Defendant's next contention is that plaintiff's action was barred by laches as a matter of law. This defense is directed at Mrs. Carlson rather than at plaintiff himself. Mrs. Carlson first learned of the transfer to defendant in May or June, 1955; since suit was not commenced until May, 1956, defendant concludes that the delay constitutes laches. Although the proposition seems highly doubtful, we shall assume, arguendo, that laches on the part of Mrs. Carlson would be imputed to plaintiff.  "The courts have frequently declared that there is no artificial rule as to the lapse of time which will justify the application of the doctrine of laches. Each case must be determined upon the basis of its facts, and in the absence of a palpable abuse of discretion the trial court's finding upon the issue will not be disturbed upon appeal." (Williams v. Marshall, 37 Cal. 2d 445, 455 [235 P.2d 372].)  It cannot be said that the trial court in the instant case abused its discretion in rejecting the defense of laches. About the time Mrs. Carlson was appointed guardian she directed her attorneys to contact defendant in an effort to obtain information concerning the details of the sale. Defendant's failure to answer the letters from Mrs. Carlson's attorneys contributed to the delay. When Mrs. Carlson finally obtained an appraiser's report, she immediately gave notice of rescission and commenced this action three weeks later. It is thus apparent that Mrs. Carlson acted promptly upon learning of the inadequacy of the consideration. Civil Code, section 1691, upon which defendant so heavily relies, only requires prompt rescission "upon discovering the facts." [157 Cal. App. 2d 216]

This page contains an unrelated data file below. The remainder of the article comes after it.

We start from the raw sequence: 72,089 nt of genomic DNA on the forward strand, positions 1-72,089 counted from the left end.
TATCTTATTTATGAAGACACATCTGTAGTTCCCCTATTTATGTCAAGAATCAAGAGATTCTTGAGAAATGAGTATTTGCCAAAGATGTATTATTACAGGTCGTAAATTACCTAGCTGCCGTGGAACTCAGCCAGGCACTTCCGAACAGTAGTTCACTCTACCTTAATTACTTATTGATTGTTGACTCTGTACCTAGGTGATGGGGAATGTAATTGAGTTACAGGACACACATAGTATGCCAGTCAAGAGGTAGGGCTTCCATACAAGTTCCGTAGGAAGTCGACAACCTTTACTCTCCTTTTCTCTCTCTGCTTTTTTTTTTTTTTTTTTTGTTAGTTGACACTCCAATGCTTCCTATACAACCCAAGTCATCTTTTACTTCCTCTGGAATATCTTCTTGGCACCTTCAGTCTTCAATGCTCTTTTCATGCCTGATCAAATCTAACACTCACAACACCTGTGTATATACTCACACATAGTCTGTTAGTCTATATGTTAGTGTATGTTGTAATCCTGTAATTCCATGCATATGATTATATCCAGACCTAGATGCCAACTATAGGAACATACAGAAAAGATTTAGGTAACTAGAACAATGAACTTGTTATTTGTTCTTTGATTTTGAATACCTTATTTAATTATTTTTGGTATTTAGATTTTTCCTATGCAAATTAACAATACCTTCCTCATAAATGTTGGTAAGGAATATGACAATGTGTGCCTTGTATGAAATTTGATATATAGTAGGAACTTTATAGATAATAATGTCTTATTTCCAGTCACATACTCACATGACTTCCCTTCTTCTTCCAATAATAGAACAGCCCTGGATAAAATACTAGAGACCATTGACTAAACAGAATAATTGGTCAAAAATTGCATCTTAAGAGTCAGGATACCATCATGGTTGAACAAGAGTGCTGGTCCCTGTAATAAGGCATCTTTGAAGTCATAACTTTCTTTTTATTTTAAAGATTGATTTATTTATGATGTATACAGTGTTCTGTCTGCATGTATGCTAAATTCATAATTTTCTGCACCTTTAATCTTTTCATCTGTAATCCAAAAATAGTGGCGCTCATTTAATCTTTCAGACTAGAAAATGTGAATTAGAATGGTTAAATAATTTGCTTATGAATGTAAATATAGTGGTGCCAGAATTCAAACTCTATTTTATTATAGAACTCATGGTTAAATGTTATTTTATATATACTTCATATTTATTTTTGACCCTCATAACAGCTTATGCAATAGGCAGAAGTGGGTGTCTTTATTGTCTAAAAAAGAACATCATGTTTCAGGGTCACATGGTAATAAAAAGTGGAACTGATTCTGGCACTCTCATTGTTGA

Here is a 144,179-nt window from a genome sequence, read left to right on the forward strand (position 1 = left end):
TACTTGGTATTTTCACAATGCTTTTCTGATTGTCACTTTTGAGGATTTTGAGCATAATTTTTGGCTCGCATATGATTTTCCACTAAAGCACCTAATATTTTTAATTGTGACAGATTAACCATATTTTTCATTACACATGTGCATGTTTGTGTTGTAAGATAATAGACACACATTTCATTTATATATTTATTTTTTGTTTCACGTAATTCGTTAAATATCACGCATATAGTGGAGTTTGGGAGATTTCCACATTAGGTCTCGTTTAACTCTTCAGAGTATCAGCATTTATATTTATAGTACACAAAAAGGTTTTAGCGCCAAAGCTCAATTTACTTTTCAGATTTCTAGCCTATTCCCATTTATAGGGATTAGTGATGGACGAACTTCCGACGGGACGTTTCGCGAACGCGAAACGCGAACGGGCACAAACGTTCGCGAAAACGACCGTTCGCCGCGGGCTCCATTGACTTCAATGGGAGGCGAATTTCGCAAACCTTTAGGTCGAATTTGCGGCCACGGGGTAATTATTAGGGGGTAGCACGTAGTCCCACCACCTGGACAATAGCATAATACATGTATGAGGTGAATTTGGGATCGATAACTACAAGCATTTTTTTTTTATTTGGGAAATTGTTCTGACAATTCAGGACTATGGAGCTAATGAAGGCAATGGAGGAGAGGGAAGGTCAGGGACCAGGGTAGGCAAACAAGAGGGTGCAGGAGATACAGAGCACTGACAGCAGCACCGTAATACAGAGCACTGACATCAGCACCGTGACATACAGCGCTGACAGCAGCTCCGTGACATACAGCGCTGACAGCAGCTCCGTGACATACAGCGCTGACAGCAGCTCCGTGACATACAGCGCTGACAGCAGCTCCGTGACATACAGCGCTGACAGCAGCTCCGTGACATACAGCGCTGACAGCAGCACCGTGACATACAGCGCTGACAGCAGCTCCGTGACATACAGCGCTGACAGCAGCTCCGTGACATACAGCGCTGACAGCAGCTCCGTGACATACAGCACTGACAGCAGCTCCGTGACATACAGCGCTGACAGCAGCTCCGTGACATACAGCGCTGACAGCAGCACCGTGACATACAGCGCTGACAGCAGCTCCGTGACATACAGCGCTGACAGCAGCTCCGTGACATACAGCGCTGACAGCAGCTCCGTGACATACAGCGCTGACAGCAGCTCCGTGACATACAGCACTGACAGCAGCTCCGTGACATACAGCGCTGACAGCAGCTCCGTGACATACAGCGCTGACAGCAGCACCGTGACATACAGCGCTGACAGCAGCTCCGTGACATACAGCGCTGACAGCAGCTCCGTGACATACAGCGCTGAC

Defendant's final contention is that the sale was ratified because notice of rescission was not given until May, 1956. In effect, this is merely a repetition of her argument concerning laches. Since Mrs. Carlson did not learn the actual value of the property until May, 1956, the trial court was justified in finding that the sale was not ratified. (See Shaffer v. Security T. & S. Bank, 4 Cal. App. 2d 707, 717 [41 P.2d 948].)
The judgment is affirmed.
Ashburn, J., and Kincaid, J. pro tem., fn. * concurred.
FN 1. Defendant's answer also contained two counterclaims which are not relevant to the questions involved upon this appeal.
FN 2. "A conveyance or other contract of a person of unsound mind, but not entirely without understanding, made before his incapacity has been judicially determined, is subject to rescission, as provided in the Chapter on Rescission of this Code."
FN *. Assigned by Chairman of Judicial Council.